Posted by: smstrouse | June 28, 2014

In Solidarity With Kate Kelly

477Oh, church. How you abuse your children. I get so angry with you, even as I defend you against those who lump all your daughters and sons into categories like judgmental, delusional and masochistic. I’ve often wondered (in the questioning sense) myself why I’ve stayed, why I’ve put up with some of the abuses I’ve both witnessed and endured.

But I’ve also wondered (in the being awed sensed) at the times of compassion, justice-seeking and community-building I’ve witnessed and experienced in far greater numbers. Just this week, the oldest member of our congregation died. As we come together in love and solidarity with his his widow and daughter, I marvel at the blessing of our little community.

Tomorrow, some of us will march in the San Francisco Pride Parade. For a number of years now, my bishop has lead the Lutheran contingent and will do so again this year. We’ll be among a larger group of other open and affirming congregations – putting denominational differences aside in unity under the rainbow flags.

Church can get it right. Sometimes it takes a while. It took twenty years for my own denomination, the Evangelical Lutheran Church in America, to catch up to the stand that my congregation took for the full inclusion of lgbtq clergy. First United was put on trial and expelled for calling an openly gay pastor against church policy at the time. When I was called as pastor, they’d been independent for a long time. When the ELCA changed the policy and invited us to come back into the fold, we took a long time to make the decision to return. We decided that it was important to affirm the progress the church had made and to continue to work for changes still to come.

Which is why I stand in solidarity with Kate Kelly, the Mormon activist who has been excommunicated from the Mormon Church this week. Kelly is the founder of Ordain Women, working to reform the all-male leadership of the Church of Jesus Christ of Latter-Day Saints.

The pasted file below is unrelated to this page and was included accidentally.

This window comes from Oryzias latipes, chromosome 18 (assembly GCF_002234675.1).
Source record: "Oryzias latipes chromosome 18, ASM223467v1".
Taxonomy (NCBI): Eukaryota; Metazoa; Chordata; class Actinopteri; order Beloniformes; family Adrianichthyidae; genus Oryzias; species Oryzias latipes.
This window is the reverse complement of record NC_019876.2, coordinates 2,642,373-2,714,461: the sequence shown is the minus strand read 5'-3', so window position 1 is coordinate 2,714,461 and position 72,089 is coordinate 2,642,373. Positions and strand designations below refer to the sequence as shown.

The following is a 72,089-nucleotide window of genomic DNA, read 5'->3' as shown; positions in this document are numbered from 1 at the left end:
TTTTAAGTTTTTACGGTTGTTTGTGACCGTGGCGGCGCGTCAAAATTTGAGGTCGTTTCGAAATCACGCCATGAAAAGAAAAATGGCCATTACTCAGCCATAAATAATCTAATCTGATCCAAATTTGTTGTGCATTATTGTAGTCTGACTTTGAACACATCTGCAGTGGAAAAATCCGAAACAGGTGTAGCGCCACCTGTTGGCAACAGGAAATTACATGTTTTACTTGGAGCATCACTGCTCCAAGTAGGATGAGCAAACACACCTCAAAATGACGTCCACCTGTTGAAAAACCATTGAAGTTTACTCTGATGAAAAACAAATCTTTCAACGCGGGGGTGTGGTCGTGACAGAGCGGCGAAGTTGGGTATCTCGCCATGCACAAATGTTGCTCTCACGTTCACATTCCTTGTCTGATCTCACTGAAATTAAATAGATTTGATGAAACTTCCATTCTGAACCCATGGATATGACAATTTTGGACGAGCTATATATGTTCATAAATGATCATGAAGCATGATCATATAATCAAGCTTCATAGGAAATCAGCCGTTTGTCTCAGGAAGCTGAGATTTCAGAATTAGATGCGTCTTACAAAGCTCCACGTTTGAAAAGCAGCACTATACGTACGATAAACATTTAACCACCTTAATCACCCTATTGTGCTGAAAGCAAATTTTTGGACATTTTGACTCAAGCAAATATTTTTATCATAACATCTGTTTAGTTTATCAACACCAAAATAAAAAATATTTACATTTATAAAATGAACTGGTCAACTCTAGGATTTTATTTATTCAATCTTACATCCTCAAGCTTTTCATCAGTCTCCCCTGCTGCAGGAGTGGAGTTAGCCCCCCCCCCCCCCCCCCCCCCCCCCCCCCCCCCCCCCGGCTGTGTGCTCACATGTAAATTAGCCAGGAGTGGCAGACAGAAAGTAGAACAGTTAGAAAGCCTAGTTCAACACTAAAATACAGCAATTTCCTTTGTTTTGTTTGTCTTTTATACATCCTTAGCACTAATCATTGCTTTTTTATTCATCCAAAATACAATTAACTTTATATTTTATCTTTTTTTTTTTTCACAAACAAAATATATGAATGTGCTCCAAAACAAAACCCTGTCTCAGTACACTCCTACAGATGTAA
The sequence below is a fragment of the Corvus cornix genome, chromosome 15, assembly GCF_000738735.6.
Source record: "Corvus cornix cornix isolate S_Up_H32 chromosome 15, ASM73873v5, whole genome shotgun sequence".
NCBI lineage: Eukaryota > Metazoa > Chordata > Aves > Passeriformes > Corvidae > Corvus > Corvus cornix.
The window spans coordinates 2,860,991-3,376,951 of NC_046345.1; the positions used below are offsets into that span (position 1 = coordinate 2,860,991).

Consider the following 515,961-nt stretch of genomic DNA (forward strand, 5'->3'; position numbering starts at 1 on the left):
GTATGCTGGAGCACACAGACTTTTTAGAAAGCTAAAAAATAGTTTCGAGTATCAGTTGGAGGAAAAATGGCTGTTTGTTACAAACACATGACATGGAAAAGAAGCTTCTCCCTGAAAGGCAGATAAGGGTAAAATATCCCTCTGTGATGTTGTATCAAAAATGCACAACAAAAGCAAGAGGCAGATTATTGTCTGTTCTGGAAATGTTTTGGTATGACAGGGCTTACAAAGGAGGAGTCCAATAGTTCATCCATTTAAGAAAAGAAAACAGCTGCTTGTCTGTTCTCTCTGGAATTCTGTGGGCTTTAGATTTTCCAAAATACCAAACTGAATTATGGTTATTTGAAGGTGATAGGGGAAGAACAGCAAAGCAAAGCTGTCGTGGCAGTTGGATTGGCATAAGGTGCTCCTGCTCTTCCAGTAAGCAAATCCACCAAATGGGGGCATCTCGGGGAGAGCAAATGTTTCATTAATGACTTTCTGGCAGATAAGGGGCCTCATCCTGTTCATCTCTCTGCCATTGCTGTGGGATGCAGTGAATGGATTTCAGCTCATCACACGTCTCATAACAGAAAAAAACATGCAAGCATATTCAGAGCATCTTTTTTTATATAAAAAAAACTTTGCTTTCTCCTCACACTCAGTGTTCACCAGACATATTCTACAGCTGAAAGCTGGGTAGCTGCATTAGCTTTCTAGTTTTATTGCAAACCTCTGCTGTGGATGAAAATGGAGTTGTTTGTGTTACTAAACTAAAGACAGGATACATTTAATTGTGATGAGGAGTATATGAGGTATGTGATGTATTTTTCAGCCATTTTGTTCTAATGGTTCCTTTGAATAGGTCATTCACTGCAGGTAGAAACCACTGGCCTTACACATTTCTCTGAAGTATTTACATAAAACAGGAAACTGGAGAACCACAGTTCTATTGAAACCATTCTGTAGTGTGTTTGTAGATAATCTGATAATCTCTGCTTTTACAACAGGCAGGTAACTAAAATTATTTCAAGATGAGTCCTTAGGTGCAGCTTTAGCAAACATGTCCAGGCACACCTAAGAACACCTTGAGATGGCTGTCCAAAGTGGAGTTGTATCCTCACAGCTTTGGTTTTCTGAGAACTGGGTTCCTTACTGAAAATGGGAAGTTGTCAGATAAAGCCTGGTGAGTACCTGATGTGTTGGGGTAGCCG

While certainly not in the vanguard, Lutherans in the US have been ordaining women since 1970 (the Lutherans in Denmark began in 1948; the Lutheran Church-Missouri Synod still does not). But I’m old enough to remember the controversy over it and the struggle for acceptance, even after the battle had been won.

The church moves slowly. But it can move, although sometimes we have to push it along. So I have hope for Kate Kelly and the women of the LDS. There may be tough times ahead, but ultimately justice will prevail. We who are further along in that particular struggle, should all be standing with them in solidarity. After all, we’re the church, too. The all-male leadership just hasn’t gotten the memo: their days of power and control are over.

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Responses

  1. Just read 9 articles in Solidarity and never found the name Jesus or Christ once. Just saying.

    Like

    • I’m sorry, I don’t understand your point. Would you be willing to expand on your comment?

      Like


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